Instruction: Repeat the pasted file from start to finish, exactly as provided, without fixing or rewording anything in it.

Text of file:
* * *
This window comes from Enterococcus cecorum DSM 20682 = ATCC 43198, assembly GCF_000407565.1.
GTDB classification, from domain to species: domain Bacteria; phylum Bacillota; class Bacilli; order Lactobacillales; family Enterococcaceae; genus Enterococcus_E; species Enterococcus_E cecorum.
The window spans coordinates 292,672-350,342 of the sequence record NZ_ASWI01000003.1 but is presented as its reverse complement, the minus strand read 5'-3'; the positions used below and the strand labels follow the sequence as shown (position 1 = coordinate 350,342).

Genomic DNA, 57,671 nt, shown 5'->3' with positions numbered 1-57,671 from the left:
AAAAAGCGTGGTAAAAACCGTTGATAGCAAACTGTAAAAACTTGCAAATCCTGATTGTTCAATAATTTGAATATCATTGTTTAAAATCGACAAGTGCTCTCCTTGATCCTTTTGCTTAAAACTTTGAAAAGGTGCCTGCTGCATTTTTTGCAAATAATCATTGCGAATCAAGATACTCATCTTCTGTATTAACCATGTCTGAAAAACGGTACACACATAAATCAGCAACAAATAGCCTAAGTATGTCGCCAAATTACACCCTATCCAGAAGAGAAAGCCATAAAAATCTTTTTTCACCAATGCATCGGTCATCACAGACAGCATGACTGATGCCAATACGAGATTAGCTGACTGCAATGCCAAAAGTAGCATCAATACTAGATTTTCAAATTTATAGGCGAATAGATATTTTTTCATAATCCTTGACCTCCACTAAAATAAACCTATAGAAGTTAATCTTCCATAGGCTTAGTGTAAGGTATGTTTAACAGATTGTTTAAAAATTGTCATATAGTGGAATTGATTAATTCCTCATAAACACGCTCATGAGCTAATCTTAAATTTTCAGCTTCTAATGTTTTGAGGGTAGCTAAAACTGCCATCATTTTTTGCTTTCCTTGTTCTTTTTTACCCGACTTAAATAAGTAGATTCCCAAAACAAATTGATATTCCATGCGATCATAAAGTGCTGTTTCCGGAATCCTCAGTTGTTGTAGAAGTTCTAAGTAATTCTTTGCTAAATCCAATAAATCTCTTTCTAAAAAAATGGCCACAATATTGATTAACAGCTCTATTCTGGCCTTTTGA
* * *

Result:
This window comes from Enterococcus cecorum DSM 20682 = ATCC 43198, assembly GCF_000407565.1.
GTDB classification, from domain to species: domain Bacteria; phylum Bacillota; class Bacilli; order Lactobacillales; family Enterococcaceae; genus Enterococcus_E; species Enterococcus_E cecorum.
The window spans coordinates 292,672-350,342 of the sequence record NZ_ASWI01000003.1 but is presented as its reverse complement, the minus strand read 5'-3'; the positions used below and the strand labels follow the sequence as shown (position 1 = coordinate 350,342).

Genomic DNA, 57,671 nt, shown 5'->3' with positions numbered 1-57,671 from the left:
AAAAAGCGTGGTAAAAACCGTTGATAGCAAACTGTAAAAACTTGCAAATCCTGATTGTTCAATAATTTGAATATCATTGTTTAAAATCGACAAGTGCTCTCCTTGATCCTTTTGCTTAAAACTTTGAAAAGGTGCCTGCTGCATTTTTTGCAAATAATCATTGCGAATCAAGATACTCATCTTCTGTATTAACCATGTCTGAAAAACGGTACACACATAAATCAGCAACAAATAGCCTAAGTATGTCGCCAAATTACACCCTATCCAGAAGAGAAAGCCATAAAAATCTTTTTTCACCAATGCATCGGTCATCACAGACAGCATGACTGATGCCAATACGAGATTAGCTGACTGCAATGCCAAAAGTAGCATCAATACTAGATTTTCAAATTTATAGGCGAATAGATATTTTTTCATAATCCTTGACCTCCACTAAAATAAACCTATAGAAGTTAATCTTCCATAGGCTTAGTGTAAGGTATGTTTAACAGATTGTTTAAAAATTGTCATATAGTGGAATTGATTAATTCCTCATAAACACGCTCATGAGCTAATCTTAAATTTTCAGCTTCTAATGTTTTGAGGGTAGCTAAAACTGCCATCATTTTTTGCTTTCCTTGTTCTTTTTTACCCGACTTAAATAAGTAGATTCCCAAAACAAATTGATATTCCATGCGATCATAAAGTGCTGTTTCCGGAATCCTCAGTTGTTGTAGAAGTTCTAAGTAATTCTTTGCTAAATCCAATAAATCTCTTTCTAAAAAAATGGCCACAATATTGATTAACAGCTCTATTCTGGCCTTTTGA